·         1 March 2020, or

·         1 July 2020.

Actual hours worked including any hours for which they received paid leave (e.g., annual, long service, sick, carers and other forms of paid leave) or paid absence for public holidays. An employee’s ‘actual’ hours might be different to their contracted, ordinary hours or hours they are paid for.
Eligible business participants February 2020 (29 days) Active engagement in the business.
Religious practitioners February 2020 (29 days) Activities in pursuit of your vocation for your institution.

 

Eligible employees

Eligible employees that have been employed on a full time basis since 1 March 2020 or 1 July 2020 will generally receive the higher JobKeeper rate (as full time employees work more than 80 hours in 28 days) .

Businesses however will need to determine the rate applicable to eligible part-time and casual employees.

The reference period is the 28 day ending at the end of the most recent pay cycle for the employee ending before:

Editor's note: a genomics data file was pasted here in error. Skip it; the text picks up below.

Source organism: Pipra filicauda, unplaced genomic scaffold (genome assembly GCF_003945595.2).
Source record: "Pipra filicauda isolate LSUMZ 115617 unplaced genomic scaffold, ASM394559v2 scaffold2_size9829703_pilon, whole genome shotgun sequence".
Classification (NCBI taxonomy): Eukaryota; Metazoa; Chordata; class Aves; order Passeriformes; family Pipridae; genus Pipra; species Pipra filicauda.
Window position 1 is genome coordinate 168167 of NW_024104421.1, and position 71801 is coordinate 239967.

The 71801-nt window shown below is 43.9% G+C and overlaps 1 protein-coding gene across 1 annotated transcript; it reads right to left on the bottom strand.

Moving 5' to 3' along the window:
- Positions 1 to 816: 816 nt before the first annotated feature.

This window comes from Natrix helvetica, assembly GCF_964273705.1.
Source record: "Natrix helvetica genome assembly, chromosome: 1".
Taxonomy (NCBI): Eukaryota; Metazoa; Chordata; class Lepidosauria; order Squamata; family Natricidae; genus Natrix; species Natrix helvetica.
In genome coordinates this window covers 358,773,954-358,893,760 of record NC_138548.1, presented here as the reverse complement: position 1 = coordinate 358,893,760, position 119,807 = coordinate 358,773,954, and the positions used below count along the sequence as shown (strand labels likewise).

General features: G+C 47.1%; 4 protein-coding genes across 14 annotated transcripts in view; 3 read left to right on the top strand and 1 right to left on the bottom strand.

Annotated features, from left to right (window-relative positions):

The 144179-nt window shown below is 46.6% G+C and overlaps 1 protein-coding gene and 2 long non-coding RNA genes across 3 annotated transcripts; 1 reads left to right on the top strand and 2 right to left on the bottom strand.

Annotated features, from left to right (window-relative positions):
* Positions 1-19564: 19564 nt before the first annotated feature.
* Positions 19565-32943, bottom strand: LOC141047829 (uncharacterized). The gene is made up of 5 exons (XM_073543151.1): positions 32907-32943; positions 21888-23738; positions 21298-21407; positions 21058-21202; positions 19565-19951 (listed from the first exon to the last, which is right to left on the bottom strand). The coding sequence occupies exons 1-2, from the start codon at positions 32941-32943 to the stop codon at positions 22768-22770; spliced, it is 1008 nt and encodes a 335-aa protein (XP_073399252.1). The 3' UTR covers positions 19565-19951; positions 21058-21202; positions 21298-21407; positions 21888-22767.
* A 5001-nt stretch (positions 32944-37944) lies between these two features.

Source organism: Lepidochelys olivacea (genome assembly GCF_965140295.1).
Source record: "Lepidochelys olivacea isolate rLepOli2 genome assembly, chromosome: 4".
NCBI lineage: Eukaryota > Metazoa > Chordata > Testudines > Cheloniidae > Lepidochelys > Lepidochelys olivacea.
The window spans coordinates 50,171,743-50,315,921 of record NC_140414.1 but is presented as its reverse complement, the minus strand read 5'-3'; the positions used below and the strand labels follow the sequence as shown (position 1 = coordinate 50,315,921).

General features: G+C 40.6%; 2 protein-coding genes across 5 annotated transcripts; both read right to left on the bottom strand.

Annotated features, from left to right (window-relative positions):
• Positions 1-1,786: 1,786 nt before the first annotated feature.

• 1 March 2020; or
  • 1 July 2020.

For eligible employees who have been employed since 1 March 2020, employers need to choose the reference period that provides the best outcome for the employees. For many employers, this will be the pre COVID-19, 1 March 2020 reference date.

For eligible employees employed since 1 July 2020, use the pay periods prior to 1 July 2020.

If the pay cycle is longer than 28 days, a pro-rata calculation needs to be done to determine the average hours worked and on paid leave across an equivalent 28 day period. For example, if the relevant monthly pay cycle has 31 days, you take the total hours for the month and multiply this by 28/31.